Saturday, April 26, 2014
You may not be able to make out what the numbers mean, but that's nothing to be worried about. Even as great a mathematician as G.H. Hardy, who specialized in number theory, was not a numbers man. In that way, he was unlike Srinivasa Ramanujan, for whom numbers were his "personal friends". There is a story about Hardy visiting a very ill Ramanujan at Putney; getting into the room, Hardy mentioned that he had travelled in taxicab number 1729, which seemed to him a "rather dull number". Ramanujan, however, was instantly animated. "No, no, not at all", he said. "It is the smallest number that can be expressed as the sum of two cubes in two different ways".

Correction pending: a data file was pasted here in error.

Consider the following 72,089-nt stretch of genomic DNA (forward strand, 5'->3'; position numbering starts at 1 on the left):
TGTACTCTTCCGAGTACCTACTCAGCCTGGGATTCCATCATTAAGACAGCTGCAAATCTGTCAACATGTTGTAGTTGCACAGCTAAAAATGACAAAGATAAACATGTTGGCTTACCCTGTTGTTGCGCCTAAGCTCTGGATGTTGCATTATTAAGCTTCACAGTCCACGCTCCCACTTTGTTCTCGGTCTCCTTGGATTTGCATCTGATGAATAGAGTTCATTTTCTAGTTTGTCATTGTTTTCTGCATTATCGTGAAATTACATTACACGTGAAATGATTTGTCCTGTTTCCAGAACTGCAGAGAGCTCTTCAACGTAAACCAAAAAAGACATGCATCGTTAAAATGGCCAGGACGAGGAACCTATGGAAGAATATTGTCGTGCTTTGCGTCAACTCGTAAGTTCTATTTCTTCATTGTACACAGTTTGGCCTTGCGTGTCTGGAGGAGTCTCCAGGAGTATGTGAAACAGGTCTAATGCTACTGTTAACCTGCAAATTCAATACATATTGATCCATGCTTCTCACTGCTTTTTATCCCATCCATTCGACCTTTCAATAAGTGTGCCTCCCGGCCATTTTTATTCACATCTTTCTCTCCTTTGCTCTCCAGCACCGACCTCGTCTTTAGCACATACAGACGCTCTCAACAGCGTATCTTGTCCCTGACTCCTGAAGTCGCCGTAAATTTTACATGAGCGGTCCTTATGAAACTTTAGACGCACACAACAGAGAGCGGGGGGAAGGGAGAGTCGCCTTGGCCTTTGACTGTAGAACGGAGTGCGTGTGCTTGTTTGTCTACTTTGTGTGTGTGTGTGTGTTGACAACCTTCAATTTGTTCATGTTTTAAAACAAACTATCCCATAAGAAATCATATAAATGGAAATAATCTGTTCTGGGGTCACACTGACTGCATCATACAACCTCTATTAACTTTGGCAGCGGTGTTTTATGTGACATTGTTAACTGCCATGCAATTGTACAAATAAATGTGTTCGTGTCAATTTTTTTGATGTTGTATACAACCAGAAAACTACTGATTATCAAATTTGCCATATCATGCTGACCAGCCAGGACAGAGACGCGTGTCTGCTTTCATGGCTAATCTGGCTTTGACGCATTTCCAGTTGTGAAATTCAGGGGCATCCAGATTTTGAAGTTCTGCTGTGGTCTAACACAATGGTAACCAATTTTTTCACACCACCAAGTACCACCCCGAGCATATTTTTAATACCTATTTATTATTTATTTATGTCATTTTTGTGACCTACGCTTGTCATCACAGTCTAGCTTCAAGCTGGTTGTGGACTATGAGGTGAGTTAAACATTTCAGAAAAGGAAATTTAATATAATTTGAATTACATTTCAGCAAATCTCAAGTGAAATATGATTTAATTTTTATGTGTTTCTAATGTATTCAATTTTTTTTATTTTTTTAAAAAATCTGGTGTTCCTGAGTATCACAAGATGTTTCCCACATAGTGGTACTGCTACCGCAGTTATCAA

Since then, such numbers have been known as 'Taxicab Numbers'; you can head out here to see some of them, as well as a picture of.... well, something like taxicab number 1729. The story however is just one more example of how the man was completely un-fathomable, even for those who knew what he was talking about. What could he have achieved if he had lived longer than he actually did?
Ramanujan passed into immortality this day in 1920. And yet, there are many who still don't know about him, or what he did. We go past all these mentions about the greatest mathematician of modern India with reverence, because it is too taxing to try and figure out what was it that he did. This day is marked with special events by the Ramanujan museum in Chennai. I haven't been there yet, but for today, this bust of Ramanujan at the IIT Madras should remind us of his memory!